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Subjective outcomes after treatment for velopharyngeal dysfunction.

Stiernman, Mia; Klintö, Kristina LU ; Al Qatani, Ahmed D; Schönmeyr, Björn LU and Becker, Magnus LU (2015) In Journal of Plastic Surgery and Hand Surgery 49(4). p.198-203
Abstract
Abstract Background: Velopharyngeal dysfunction (VPD) can have various causes and may be a significant disability for the affected patient. Treatment options include surgery and speech therapy, but the success rates are often inconsistent. Methods: In this study, self-assessment questionnaires were sent out to 222 Swedish patients with VPD. The questionnaire included questions about satisfaction with speech, perceived speech quality, perceived improvement from VPD-surgery, and/or speech therapy. Out of 117 (52.7%) respondents, 114 (51.4%) patients were included in the study. The participants were 7-71 years of age (median = 14 years), diagnosed with cleft palate, neurological/developmental delay, congenital hypernasality, or acquired VPD.... (More)
Abstract Background: Velopharyngeal dysfunction (VPD) can have various causes and may be a significant disability for the affected patient. Treatment options include surgery and speech therapy, but the success rates are often inconsistent. Methods: In this study, self-assessment questionnaires were sent out to 222 Swedish patients with VPD. The questionnaire included questions about satisfaction with speech, perceived speech quality, perceived improvement from VPD-surgery, and/or speech therapy. Out of 117 (52.7%) respondents, 114 (51.4%) patients were included in the study. The participants were 7-71 years of age (median = 14 years), diagnosed with cleft palate, neurological/developmental delay, congenital hypernasality, or acquired VPD. All patients had previously undergone videofluoroscopy, and 61.4% had undergone VPD-surgery. Results: Seventy-one per cent of the patients perceived their speech to be normal or slightly deviant, but only 55% were satisfied with their speech. Sixty per cent of the operated on patients felt that the treatment had improved their speech much or very much, 10% thought that they had moderate improvement, and 30% stated that they had no or little improvement. Out of the patients that had received speech therapy, 41% felt that the treatment had improved their speech much or very much, 21% thought that they had moderate improvement, and 33% stated that they had no or little improvement. Conclusion: In conclusion, most patients with VPD in this study who underwent evaluation and treatment felt that surgery and speech therapy had improved their speech, but only about half of them were in the end satisfied with the quality of their speech. (Less)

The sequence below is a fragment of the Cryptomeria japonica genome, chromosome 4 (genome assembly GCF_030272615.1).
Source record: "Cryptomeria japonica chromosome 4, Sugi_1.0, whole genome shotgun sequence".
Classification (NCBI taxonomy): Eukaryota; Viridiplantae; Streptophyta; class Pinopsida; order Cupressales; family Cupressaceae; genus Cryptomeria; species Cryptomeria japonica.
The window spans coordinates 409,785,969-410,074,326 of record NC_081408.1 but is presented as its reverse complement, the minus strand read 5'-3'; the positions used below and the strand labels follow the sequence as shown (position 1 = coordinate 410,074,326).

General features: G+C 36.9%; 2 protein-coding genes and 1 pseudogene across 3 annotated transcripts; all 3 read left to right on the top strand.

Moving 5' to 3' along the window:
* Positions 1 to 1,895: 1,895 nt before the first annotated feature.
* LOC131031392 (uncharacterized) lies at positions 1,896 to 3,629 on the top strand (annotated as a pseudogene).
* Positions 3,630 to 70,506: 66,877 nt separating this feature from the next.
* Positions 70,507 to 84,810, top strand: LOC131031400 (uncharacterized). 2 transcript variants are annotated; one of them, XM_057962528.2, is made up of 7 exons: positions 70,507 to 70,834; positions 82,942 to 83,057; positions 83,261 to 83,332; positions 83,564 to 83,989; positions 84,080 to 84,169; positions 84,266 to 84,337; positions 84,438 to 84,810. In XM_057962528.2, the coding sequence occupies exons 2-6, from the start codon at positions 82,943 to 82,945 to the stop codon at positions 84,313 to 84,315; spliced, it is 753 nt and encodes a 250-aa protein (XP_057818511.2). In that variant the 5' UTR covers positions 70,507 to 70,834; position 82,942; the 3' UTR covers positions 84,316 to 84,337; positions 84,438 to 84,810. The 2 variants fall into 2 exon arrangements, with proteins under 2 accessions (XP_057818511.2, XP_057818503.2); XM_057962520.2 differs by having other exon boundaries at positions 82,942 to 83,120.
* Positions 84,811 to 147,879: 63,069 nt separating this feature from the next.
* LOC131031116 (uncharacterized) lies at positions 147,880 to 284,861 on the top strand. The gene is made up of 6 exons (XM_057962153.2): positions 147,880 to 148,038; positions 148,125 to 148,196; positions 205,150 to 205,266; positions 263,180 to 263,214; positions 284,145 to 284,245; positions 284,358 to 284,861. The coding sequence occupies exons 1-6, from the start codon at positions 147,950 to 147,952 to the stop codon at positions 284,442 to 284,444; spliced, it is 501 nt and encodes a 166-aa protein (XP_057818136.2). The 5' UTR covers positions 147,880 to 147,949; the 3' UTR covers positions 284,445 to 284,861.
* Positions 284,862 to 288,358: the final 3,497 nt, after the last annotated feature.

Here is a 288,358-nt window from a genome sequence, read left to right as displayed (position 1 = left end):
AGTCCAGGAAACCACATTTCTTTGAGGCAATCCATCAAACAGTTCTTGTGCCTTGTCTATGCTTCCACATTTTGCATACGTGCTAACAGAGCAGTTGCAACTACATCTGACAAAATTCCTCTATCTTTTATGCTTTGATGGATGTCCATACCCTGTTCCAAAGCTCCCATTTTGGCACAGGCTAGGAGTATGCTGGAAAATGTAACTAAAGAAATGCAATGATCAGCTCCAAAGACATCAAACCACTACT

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author
organization
publishing date
type
Contribution to journal
publication status
published
subject
in
Journal of Plastic Surgery and Hand Surgery
volume
49
issue
4
pages
198 - 203
publisher
Taylor & Francis
external identifiers
  • pmid:25623517
  • wos:000358972700003
  • scopus:84953864074
ISSN
2000-656X
DOI
10.3109/2000656X.2014.988219
language
English
LU publication?
yes
id
d4b027cb-c8e7-4248-b9df-2ceac7399f10 (old id 5039650)
alternative location
http://www.ncbi.nlm.nih.gov/pubmed/25623517?dopt=Abstract
date added to LUP
2015-02-04 17:45:12
date last changed
2017-01-01 04:06:14
@article{d4b027cb-c8e7-4248-b9df-2ceac7399f10,
  abstract     = {Abstract Background: Velopharyngeal dysfunction (VPD) can have various causes and may be a significant disability for the affected patient. Treatment options include surgery and speech therapy, but the success rates are often inconsistent. Methods: In this study, self-assessment questionnaires were sent out to 222 Swedish patients with VPD. The questionnaire included questions about satisfaction with speech, perceived speech quality, perceived improvement from VPD-surgery, and/or speech therapy. Out of 117 (52.7%) respondents, 114 (51.4%) patients were included in the study. The participants were 7-71 years of age (median = 14 years), diagnosed with cleft palate, neurological/developmental delay, congenital hypernasality, or acquired VPD. All patients had previously undergone videofluoroscopy, and 61.4% had undergone VPD-surgery. Results: Seventy-one per cent of the patients perceived their speech to be normal or slightly deviant, but only 55% were satisfied with their speech. Sixty per cent of the operated on patients felt that the treatment had improved their speech much or very much, 10% thought that they had moderate improvement, and 30% stated that they had no or little improvement. Out of the patients that had received speech therapy, 41% felt that the treatment had improved their speech much or very much, 21% thought that they had moderate improvement, and 33% stated that they had no or little improvement. Conclusion: In conclusion, most patients with VPD in this study who underwent evaluation and treatment felt that surgery and speech therapy had improved their speech, but only about half of them were in the end satisfied with the quality of their speech.},
  author       = {Stiernman, Mia and Klintö, Kristina and Al Qatani, Ahmed D and Schönmeyr, Björn and Becker, Magnus},
  issn         = {2000-656X},
  language     = {eng},
  number       = {4},
  pages        = {198--203},
  publisher    = {Taylor & Francis},
  series       = {Journal of Plastic Surgery and Hand Surgery},
  title        = {Subjective outcomes after treatment for velopharyngeal dysfunction.},
  url          = {http://dx.doi.org/10.3109/2000656X.2014.988219},
  volume       = {49},
  year         = {2015},
}